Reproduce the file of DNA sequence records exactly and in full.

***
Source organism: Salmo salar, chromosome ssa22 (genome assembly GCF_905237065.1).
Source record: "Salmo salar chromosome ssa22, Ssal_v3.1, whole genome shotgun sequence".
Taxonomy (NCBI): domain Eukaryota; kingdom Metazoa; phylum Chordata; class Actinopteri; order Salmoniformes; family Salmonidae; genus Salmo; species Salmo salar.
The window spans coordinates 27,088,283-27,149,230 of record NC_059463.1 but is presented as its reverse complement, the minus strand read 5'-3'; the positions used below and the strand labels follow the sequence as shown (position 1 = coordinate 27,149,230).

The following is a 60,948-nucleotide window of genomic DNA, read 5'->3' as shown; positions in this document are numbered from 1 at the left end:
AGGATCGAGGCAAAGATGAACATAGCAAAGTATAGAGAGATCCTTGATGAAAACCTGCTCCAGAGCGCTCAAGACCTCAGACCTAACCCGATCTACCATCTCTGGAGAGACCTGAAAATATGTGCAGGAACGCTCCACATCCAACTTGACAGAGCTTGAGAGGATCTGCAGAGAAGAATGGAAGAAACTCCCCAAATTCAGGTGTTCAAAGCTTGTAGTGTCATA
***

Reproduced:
Source organism: Salmo salar, chromosome ssa22 (genome assembly GCF_905237065.1).
Source record: "Salmo salar chromosome ssa22, Ssal_v3.1, whole genome shotgun sequence".
Taxonomy (NCBI): domain Eukaryota; kingdom Metazoa; phylum Chordata; class Actinopteri; order Salmoniformes; family Salmonidae; genus Salmo; species Salmo salar.
The window spans coordinates 27,088,283-27,149,230 of record NC_059463.1 but is presented as its reverse complement, the minus strand read 5'-3'; the positions used below and the strand labels follow the sequence as shown (position 1 = coordinate 27,149,230).

The following is a 60,948-nucleotide window of genomic DNA, read 5'->3' as shown; positions in this document are numbered from 1 at the left end:
AGGATCGAGGCAAAGATGAACATAGCAAAGTATAGAGAGATCCTTGATGAAAACCTGCTCCAGAGCGCTCAAGACCTCAGACCTAACCCGATCTACCATCTCTGGAGAGACCTGAAAATATGTGCAGGAACGCTCCACATCCAACTTGACAGAGCTTGAGAGGATCTGCAGAGAAGAATGGAAGAAACTCCCCAAATTCAGGTGTTCAAAGCTTGTAGTGTCATA